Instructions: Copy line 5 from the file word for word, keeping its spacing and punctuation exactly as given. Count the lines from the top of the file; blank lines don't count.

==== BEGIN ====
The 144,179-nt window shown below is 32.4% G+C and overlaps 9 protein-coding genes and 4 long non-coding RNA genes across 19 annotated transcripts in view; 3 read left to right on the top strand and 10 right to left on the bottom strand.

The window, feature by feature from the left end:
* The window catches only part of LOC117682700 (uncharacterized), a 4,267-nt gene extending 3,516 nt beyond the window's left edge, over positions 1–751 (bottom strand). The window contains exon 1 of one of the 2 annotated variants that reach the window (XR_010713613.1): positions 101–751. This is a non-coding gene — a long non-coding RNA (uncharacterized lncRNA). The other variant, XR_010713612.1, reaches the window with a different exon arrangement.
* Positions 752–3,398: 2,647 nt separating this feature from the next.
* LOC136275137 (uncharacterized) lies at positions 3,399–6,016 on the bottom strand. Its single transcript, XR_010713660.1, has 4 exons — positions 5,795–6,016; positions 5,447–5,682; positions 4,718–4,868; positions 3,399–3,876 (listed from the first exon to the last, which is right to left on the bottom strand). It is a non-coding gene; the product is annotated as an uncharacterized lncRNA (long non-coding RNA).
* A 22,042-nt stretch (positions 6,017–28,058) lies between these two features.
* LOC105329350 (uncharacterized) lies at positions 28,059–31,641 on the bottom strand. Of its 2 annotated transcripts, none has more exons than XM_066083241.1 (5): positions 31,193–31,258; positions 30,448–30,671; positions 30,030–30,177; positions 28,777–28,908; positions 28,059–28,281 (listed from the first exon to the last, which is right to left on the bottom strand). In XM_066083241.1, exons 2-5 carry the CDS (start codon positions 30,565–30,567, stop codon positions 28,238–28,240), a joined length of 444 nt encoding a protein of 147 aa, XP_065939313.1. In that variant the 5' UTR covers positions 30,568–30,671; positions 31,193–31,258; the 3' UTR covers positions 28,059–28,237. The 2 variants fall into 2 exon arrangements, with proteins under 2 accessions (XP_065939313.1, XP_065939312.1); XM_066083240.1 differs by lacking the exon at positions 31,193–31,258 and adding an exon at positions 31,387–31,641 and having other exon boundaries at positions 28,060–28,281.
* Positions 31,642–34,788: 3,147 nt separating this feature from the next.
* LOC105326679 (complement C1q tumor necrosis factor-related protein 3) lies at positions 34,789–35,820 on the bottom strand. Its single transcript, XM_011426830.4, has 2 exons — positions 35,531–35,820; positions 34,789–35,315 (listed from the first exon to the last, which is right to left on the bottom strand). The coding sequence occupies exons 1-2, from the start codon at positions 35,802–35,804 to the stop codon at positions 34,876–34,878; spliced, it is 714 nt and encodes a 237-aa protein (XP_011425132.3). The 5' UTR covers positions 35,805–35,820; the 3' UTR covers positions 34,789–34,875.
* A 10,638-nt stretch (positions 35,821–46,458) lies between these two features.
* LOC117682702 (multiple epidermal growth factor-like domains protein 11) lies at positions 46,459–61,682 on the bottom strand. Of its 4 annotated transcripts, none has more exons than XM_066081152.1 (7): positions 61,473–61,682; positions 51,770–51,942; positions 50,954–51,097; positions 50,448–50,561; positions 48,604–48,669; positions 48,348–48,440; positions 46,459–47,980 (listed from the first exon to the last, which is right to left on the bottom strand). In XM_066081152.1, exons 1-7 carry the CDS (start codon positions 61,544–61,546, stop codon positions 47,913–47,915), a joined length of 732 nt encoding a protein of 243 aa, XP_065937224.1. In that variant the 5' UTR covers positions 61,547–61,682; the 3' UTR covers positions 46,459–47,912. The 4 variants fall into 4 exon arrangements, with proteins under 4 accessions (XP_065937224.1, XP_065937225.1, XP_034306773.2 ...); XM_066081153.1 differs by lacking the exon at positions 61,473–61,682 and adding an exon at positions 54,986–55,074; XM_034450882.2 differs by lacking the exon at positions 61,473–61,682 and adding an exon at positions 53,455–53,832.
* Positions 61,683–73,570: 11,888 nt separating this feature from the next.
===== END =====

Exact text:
* LOC136275137 (uncharacterized) lies at positions 3,399–6,016 on the bottom strand. Its single transcript, XR_010713660.1, has 4 exons — positions 5,795–6,016; positions 5,447–5,682; positions 4,718–4,868; positions 3,399–3,876 (listed from the first exon to the last, which is right to left on the bottom strand). It is a non-coding gene; the product is annotated as an uncharacterized lncRNA (long non-coding RNA).